You know you've been at the same job too long when you start entering your work e-mail address on Web sites where you should enter your normal one... I've been working at the same place for a year and four months, which is a long time in my opinion. Especially considering the longest I’ve ever held a job is two years, but that job was only part-time. So really, in Heather time, I’ve been working here for more like two years and eight months. No wonder I feel like I’ve been here forever.

Friday Friday (bah-dahhhh, bah-dah-dah-dah)

This is what my Friday night has come to. I am wrapped in a blanket on our futon, Amoxicillin in hand, with the extended edition of "Return Of The King" in the DVD player. Strep throat has rendered me contagious and I couldn't go to the church retreat that I'd been looking forward to for a month. Thus I sit, accompanied only by Frederick the chinchilla. Mark did go on the retreat, and I'm facing the first night of our married life without him. I hope I can sleep.

But enough of this pity party! I have made an album of our wedding pictures and posted them here:

I'd invite you over, but I don't have enough Amoxicillin to go around.


I'm in a war with my alarm clock. Every morning it goes off at 6 a.m., and I snooze it until 6:30. This means I hit snooze every five minutes until 6:30 (sorry Mark... although, you are supposed to be getting up earlier than I am, but you never do!) At 6:30, I debate whether I should style my hair or just put it up. Putting it up means I don't have to get out of bed until 6:45. At this point, I carefully examine the clock and make sure it hasn't gone off an hour or two early. Though this has never happened before, I refuse to give up hope. Precedent doesnt faze me. Or maybe I just expect different results but never change my actions? I think that's the definition of insanity.

Bringer of bad news?

Have you ever noticed that negativity loves company? I am certainly not immune. Due to our lack of Internet at our apartment (and our staunch refusal to sign up), Mark and I usually spend at least an hour on Saturdays at Voxx Coffee, a local spot on Eastlake. Voxx offers free wireless Internet and excellent coffee (Stumptown), and we use our time to catch up on news and blogs (and Facebook). For some reason, whenever I come across a sad/morbid story, I feel compelled to share it with Mark. I have been known to begin conversations with “Ohh, do you want to hear a sad story?” Mark will then say one of two things: “Do I have a choice?” or “Sure…” Well Mark, here is my resolution. I refuse to share negative stories that do not somewhat concern us. Of course, I’m not saying we should turn a blind eye to the hardships of the world, but I don’t want to be the harbinger of unnecessary depressing anecdotes. We’re surrounded by too much negativity in the first place to go about finding it ourselves!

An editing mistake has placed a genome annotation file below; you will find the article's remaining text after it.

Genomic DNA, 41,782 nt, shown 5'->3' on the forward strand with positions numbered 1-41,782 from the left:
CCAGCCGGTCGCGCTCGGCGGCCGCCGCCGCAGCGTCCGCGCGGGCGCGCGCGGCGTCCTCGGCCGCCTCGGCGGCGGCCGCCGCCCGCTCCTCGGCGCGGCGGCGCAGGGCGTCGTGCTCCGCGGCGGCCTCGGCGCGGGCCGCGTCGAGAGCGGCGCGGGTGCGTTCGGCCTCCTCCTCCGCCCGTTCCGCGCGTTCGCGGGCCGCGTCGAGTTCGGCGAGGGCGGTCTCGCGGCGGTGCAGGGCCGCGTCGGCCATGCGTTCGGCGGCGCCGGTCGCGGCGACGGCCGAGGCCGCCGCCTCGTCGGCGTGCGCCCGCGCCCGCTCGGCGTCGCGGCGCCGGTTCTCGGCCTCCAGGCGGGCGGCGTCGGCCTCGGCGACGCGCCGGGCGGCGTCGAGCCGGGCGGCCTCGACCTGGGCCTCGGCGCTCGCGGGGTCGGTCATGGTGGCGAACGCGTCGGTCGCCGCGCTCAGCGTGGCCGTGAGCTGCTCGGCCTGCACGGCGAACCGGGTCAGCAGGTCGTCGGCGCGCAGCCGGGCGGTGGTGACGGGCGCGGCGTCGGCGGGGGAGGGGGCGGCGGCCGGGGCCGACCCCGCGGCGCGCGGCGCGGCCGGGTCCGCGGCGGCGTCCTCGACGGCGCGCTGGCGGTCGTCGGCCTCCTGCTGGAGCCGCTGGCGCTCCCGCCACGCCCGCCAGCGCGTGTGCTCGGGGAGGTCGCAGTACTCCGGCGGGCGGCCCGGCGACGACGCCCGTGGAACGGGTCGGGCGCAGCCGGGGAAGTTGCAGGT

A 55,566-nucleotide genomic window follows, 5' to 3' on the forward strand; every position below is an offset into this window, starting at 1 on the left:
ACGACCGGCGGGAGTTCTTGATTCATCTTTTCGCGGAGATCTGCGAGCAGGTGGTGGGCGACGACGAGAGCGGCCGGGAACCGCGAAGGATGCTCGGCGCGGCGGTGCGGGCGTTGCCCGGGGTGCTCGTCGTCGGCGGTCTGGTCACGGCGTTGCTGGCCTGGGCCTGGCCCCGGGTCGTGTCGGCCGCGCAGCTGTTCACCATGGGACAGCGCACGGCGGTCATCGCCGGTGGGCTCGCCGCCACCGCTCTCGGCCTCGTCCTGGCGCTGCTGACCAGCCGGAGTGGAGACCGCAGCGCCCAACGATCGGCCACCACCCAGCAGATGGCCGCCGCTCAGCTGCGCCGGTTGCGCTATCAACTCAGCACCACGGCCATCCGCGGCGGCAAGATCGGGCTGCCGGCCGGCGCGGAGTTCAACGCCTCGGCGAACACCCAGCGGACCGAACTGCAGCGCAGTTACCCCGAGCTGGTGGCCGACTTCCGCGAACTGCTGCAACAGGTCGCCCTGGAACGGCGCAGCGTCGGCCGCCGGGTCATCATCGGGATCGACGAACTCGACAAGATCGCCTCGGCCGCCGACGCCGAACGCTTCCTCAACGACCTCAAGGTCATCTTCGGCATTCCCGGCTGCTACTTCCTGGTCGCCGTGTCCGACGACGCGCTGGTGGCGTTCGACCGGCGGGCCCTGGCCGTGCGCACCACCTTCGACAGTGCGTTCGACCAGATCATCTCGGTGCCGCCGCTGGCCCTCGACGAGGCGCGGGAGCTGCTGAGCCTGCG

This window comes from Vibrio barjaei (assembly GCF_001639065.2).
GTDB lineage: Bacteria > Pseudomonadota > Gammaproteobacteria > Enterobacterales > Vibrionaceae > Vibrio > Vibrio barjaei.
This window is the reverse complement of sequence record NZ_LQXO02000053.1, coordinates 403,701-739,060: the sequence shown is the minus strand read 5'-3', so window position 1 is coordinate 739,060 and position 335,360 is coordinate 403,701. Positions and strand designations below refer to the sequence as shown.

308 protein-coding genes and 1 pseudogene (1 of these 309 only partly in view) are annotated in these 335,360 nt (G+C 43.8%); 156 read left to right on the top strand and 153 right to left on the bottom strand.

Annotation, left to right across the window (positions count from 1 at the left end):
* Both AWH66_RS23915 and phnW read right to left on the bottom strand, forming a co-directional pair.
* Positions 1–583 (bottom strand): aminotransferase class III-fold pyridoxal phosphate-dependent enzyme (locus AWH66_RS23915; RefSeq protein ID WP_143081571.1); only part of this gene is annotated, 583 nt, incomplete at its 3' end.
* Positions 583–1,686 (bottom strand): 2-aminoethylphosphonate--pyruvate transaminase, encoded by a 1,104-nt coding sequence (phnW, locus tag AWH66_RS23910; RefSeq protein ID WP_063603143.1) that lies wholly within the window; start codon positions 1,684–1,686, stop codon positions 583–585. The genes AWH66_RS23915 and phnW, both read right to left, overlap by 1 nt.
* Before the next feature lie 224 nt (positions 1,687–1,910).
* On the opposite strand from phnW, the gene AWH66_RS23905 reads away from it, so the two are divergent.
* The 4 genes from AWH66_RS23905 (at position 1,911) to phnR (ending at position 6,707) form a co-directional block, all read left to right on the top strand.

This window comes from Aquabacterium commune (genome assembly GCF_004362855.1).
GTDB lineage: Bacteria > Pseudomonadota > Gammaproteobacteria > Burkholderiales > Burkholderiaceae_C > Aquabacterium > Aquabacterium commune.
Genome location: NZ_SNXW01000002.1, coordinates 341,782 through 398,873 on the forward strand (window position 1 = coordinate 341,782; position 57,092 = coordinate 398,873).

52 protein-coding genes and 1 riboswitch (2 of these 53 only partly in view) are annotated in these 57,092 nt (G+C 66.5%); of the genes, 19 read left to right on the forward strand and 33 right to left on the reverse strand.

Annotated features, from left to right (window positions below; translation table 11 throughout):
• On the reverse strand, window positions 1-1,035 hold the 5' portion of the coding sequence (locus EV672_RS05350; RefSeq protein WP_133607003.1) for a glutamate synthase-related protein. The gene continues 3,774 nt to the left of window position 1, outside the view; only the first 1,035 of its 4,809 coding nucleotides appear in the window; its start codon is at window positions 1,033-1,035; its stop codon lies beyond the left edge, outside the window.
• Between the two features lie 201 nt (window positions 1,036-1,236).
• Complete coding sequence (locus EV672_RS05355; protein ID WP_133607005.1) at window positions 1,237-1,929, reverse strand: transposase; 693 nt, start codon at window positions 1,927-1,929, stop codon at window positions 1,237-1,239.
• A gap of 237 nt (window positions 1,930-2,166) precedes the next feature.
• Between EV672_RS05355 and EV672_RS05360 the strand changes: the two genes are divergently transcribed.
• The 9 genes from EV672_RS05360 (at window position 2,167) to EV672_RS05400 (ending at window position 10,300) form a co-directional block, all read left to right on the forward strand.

Baseball for the newbies

They say that you have truly learned something when you can teach it to others. I grew up around baseball, and I thought I understood the game well enough to explain it until I went to a Mariners game with a group of middle school students and sat next to a boy who had only been to one baseball game in his entire life. I spent the last three innings of the game (we were very late… long story) trying to explain to him what strikes, outs and innings were. Throughout our discussion, I kept noticing how many exceptions there are to the game. I’d spend a couple of minutes explaining a rule and then a play would occur that blasted the rule out of the water. For example, one of the players hit a home run. “Look Peter, he just hit the ball out of the field into the stands! That’s called a home run.” Of course, two minutes later, the next batter hit a foul ball. Naturally, Peter got excited and thought it was a home run, so I had to back up and say, “Well actually, see those yellow posts over there? If you hit it in between them, it’s called a foul ball so it doesn’t count and you’re up to bat again…” The game was just full of these! Oh and did I mention that Peter’s first language is Mandarin? I never would have thought that baseball could teach me so much about cross-cultural communication, or maybe just communication in general. Peter and I bonded over that game, and when the last out was called, he was just as excited as I was that the Mariners had won. On the way back to the church, he couldn’t stop talking about how great baseball was and how he wanted to go to another game. I was just glad that my inadequate descriptions had somehow made sense. I was sure exhausted afterward though… I don’t know how teachers do it.

We're gettin' outta Dodge...

Mark and I are visiting Colorado during President’s Day weekend and can’t wait to see everyone! The only problem with visiting good ol’ CO is that I never know how to pack. The weather could go from a blizzard to 70 degrees in two days. You just never know. I usually end up taking at least four pairs of shoes... and some slippers. Mark always wonders why my suitcase is so heavy…